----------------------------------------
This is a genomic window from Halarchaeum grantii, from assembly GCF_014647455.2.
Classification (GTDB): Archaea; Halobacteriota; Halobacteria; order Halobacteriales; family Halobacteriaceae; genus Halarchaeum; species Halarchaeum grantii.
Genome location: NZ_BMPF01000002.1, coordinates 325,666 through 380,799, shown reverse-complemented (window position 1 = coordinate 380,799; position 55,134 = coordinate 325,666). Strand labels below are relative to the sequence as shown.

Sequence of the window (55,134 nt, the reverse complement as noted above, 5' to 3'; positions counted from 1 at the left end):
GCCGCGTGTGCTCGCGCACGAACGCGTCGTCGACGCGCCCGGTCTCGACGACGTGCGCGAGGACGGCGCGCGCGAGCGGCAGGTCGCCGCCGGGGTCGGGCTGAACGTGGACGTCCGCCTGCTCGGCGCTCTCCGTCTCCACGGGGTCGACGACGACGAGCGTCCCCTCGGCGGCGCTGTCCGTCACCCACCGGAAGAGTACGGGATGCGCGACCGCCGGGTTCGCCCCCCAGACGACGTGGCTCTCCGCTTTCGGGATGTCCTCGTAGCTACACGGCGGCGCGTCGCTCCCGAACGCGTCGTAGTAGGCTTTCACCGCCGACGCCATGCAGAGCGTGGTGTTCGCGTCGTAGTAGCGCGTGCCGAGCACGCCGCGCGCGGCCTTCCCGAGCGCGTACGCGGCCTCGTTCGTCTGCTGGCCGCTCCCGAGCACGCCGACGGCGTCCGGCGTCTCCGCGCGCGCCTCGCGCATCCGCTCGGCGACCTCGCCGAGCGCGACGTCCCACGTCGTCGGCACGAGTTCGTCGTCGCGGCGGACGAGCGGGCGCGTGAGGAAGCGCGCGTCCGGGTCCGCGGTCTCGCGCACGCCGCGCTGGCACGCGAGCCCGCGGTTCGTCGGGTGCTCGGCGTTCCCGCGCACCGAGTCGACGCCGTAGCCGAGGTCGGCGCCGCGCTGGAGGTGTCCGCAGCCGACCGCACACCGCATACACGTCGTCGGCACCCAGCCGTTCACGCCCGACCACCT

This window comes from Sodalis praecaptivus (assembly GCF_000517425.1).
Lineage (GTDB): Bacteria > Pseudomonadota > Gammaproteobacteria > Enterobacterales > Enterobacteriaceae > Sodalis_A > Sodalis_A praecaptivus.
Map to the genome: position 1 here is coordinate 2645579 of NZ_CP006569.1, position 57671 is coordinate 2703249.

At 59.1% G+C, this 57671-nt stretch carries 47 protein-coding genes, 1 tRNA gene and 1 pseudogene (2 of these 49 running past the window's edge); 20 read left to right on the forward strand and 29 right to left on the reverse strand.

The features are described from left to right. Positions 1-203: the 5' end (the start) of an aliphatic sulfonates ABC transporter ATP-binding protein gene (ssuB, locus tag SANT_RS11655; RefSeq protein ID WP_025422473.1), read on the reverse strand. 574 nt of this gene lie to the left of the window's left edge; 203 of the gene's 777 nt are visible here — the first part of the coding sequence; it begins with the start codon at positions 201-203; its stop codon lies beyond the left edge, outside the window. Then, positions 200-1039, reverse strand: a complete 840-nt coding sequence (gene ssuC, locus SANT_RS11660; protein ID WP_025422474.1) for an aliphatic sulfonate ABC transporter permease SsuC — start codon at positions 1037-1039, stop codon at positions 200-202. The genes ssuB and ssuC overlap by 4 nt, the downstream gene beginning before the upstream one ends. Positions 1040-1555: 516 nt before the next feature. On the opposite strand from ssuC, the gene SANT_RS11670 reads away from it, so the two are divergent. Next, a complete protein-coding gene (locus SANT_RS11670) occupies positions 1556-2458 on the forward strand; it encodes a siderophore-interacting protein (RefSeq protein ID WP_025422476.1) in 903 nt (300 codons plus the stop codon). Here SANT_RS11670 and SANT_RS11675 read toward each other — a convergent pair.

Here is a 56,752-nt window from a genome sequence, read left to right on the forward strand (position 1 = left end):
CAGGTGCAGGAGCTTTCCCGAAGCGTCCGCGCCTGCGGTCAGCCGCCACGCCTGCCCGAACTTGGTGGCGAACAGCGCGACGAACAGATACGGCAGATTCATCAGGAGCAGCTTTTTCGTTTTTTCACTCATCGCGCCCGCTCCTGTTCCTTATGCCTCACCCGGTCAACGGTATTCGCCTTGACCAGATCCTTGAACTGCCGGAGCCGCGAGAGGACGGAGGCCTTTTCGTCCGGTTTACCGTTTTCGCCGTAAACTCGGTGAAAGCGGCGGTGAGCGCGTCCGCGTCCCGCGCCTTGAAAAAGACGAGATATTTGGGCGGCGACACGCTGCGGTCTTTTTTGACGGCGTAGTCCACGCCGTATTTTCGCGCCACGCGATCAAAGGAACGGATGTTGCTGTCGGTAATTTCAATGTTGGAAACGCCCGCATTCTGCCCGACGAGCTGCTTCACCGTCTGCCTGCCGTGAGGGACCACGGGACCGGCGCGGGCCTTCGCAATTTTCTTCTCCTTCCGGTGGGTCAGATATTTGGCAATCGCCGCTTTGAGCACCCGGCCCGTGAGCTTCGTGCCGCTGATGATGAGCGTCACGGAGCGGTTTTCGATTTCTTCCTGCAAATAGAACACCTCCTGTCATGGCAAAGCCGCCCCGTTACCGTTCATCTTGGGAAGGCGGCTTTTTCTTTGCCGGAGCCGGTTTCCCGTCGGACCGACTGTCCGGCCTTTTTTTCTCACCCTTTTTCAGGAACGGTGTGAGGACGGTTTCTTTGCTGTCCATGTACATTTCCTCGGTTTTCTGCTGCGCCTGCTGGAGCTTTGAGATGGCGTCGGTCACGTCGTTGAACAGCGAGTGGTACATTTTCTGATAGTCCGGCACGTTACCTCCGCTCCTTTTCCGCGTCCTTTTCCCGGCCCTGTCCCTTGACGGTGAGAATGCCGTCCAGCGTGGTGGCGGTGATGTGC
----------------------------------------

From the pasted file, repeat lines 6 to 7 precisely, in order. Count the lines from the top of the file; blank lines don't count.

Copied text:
This window comes from Sodalis praecaptivus (assembly GCF_000517425.1).
Lineage (GTDB): Bacteria > Pseudomonadota > Gammaproteobacteria > Enterobacterales > Enterobacteriaceae > Sodalis_A > Sodalis_A praecaptivus.